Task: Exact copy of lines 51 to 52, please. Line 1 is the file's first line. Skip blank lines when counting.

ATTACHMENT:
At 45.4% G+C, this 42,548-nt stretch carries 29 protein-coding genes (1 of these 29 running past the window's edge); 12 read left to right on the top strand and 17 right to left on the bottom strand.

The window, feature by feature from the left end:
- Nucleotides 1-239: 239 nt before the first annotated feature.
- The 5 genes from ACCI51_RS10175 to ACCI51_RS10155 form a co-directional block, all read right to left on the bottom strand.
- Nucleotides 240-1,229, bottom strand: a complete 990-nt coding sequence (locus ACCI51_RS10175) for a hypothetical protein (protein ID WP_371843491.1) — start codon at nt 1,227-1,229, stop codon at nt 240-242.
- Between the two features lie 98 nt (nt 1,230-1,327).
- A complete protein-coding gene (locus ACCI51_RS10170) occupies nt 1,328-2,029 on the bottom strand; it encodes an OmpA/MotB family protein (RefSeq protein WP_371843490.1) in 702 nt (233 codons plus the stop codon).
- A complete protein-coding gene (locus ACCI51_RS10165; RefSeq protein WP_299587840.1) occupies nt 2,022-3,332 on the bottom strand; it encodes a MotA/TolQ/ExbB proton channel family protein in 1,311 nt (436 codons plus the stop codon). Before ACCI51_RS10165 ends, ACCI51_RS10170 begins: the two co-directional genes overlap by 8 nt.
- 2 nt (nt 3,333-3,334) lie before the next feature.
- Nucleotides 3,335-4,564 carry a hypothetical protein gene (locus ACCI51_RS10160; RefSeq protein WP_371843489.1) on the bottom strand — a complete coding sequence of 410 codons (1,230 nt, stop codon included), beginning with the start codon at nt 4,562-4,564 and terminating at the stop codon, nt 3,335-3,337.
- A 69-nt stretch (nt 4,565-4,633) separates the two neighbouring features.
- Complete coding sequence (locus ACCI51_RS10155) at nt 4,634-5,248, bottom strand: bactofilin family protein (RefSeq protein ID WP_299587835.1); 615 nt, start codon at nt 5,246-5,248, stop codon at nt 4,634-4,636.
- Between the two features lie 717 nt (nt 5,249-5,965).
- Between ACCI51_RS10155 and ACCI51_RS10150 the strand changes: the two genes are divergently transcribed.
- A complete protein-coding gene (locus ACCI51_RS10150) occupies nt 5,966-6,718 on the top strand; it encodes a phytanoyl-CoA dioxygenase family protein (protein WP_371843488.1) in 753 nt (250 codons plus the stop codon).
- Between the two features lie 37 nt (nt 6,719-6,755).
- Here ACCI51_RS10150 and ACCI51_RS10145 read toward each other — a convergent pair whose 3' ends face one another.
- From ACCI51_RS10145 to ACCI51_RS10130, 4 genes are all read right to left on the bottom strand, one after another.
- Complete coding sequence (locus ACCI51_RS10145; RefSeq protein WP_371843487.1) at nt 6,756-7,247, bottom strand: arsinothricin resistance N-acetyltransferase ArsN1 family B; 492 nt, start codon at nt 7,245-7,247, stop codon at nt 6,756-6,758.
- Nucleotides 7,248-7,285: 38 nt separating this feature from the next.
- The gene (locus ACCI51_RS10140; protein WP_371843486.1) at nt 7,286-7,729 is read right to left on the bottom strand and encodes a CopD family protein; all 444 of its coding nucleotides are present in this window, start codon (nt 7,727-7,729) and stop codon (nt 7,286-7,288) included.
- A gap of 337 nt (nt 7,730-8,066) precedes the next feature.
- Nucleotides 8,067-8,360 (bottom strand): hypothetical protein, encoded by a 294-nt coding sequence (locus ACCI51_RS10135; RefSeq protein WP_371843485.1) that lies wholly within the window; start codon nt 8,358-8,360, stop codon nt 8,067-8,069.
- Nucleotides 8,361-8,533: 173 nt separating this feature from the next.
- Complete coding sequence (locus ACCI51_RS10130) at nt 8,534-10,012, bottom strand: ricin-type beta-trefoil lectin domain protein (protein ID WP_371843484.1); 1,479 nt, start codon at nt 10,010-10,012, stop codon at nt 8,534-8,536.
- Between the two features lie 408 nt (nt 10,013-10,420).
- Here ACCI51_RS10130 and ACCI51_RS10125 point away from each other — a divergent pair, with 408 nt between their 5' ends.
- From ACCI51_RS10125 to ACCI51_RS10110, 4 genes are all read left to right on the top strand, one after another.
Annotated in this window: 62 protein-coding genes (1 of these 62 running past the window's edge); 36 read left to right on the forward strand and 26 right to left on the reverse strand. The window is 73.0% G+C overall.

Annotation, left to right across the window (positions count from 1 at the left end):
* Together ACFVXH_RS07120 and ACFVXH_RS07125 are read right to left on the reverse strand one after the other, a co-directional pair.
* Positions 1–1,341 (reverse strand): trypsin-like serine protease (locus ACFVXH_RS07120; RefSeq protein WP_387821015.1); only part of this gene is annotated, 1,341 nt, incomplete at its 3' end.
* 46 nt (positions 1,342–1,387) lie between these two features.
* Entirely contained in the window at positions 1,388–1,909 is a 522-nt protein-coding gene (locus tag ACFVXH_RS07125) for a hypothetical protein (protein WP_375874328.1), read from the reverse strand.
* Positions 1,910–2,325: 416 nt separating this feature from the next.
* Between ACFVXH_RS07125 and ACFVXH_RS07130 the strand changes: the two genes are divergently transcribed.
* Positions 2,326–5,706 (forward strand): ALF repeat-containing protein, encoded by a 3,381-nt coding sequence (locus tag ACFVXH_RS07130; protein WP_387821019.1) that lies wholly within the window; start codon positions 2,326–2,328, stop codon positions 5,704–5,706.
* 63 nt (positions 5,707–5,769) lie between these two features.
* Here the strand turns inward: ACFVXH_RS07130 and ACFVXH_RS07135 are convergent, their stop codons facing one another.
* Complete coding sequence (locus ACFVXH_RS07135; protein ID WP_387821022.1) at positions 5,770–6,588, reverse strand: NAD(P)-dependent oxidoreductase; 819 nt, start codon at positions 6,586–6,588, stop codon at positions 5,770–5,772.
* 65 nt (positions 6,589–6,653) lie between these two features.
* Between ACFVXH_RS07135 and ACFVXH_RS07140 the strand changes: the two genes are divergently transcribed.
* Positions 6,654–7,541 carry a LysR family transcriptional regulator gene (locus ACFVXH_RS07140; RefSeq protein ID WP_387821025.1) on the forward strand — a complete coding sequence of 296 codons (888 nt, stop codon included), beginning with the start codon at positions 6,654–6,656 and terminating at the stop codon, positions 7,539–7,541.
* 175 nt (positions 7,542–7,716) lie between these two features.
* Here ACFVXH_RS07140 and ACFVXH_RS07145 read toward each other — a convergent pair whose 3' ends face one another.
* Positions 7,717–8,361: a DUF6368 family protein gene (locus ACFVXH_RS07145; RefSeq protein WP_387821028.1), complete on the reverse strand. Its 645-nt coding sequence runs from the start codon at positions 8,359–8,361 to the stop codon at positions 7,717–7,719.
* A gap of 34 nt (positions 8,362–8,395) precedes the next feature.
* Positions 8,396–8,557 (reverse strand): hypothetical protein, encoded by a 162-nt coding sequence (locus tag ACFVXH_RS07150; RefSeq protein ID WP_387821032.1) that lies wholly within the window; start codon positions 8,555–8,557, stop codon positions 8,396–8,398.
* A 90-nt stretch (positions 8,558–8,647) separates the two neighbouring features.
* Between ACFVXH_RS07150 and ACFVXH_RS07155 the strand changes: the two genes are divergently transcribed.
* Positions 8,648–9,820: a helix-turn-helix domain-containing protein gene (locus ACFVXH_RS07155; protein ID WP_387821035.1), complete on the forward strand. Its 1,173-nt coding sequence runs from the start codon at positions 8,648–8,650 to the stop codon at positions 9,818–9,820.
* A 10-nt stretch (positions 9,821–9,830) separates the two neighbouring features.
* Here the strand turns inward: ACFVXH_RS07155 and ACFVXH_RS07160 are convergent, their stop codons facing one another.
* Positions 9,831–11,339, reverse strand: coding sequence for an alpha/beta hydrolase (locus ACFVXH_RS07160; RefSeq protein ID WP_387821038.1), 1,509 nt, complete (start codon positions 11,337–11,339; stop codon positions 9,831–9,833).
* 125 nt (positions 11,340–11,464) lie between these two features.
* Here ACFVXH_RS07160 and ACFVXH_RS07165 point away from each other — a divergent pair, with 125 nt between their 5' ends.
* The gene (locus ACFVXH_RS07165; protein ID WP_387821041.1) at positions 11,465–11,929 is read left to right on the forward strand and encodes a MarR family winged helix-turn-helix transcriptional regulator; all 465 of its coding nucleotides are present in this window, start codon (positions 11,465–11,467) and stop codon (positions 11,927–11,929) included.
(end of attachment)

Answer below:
* Positions 8,648–9,820: a helix-turn-helix domain-containing protein gene (locus ACFVXH_RS07155; protein ID WP_387821035.1), complete on the forward strand. Its 1,173-nt coding sequence runs from the start codon at positions 8,648–8,650 to the stop codon at positions 9,818–9,820.
* A 10-nt stretch (positions 9,821–9,830) separates the two neighbouring features.